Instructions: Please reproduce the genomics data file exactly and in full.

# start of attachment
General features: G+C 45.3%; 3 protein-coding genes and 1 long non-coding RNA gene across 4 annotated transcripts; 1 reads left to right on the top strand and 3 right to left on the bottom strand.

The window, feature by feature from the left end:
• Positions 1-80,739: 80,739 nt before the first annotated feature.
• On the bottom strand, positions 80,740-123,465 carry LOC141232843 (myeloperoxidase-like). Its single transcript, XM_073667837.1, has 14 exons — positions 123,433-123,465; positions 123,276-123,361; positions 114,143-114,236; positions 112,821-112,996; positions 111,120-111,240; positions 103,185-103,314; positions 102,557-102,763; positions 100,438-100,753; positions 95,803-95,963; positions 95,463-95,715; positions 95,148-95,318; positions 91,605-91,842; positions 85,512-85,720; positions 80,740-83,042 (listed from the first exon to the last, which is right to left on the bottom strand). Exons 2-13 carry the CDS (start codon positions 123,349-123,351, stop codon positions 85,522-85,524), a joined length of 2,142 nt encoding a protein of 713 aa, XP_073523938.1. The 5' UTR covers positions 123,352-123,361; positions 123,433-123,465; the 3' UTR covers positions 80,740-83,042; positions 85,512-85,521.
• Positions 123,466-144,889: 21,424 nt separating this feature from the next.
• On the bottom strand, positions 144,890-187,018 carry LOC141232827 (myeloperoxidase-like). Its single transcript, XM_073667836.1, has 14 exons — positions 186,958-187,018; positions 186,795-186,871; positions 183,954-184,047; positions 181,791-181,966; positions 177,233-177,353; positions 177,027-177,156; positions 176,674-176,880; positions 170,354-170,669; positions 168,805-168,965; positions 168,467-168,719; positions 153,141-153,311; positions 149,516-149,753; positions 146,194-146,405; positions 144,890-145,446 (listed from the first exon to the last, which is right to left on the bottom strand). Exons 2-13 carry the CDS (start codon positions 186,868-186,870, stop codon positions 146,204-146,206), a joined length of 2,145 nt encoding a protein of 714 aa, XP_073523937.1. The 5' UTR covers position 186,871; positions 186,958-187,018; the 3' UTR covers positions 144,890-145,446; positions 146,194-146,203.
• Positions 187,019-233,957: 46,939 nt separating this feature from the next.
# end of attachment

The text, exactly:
General features: G+C 45.3%; 3 protein-coding genes and 1 long non-coding RNA gene across 4 annotated transcripts; 1 reads left to right on the top strand and 3 right to left on the bottom strand.

The window, feature by feature from the left end:
• Positions 1-80,739: 80,739 nt before the first annotated feature.
• On the bottom strand, positions 80,740-123,465 carry LOC141232843 (myeloperoxidase-like). Its single transcript, XM_073667837.1, has 14 exons — positions 123,433-123,465; positions 123,276-123,361; positions 114,143-114,236; positions 112,821-112,996; positions 111,120-111,240; positions 103,185-103,314; positions 102,557-102,763; positions 100,438-100,753; positions 95,803-95,963; positions 95,463-95,715; positions 95,148-95,318; positions 91,605-91,842; positions 85,512-85,720; positions 80,740-83,042 (listed from the first exon to the last, which is right to left on the bottom strand). Exons 2-13 carry the CDS (start codon positions 123,349-123,351, stop codon positions 85,522-85,524), a joined length of 2,142 nt encoding a protein of 713 aa, XP_073523938.1. The 5' UTR covers positions 123,352-123,361; positions 123,433-123,465; the 3' UTR covers positions 80,740-83,042; positions 85,512-85,521.
• Positions 123,466-144,889: 21,424 nt separating this feature from the next.
• On the bottom strand, positions 144,890-187,018 carry LOC141232827 (myeloperoxidase-like). Its single transcript, XM_073667836.1, has 14 exons — positions 186,958-187,018; positions 186,795-186,871; positions 183,954-184,047; positions 181,791-181,966; positions 177,233-177,353; positions 177,027-177,156; positions 176,674-176,880; positions 170,354-170,669; positions 168,805-168,965; positions 168,467-168,719; positions 153,141-153,311; positions 149,516-149,753; positions 146,194-146,405; positions 144,890-145,446 (listed from the first exon to the last, which is right to left on the bottom strand). Exons 2-13 carry the CDS (start codon positions 186,868-186,870, stop codon positions 146,204-146,206), a joined length of 2,145 nt encoding a protein of 714 aa, XP_073523937.1. The 5' UTR covers position 186,871; positions 186,958-187,018; the 3' UTR covers positions 144,890-145,446; positions 146,194-146,203.
• Positions 187,019-233,957: 46,939 nt separating this feature from the next.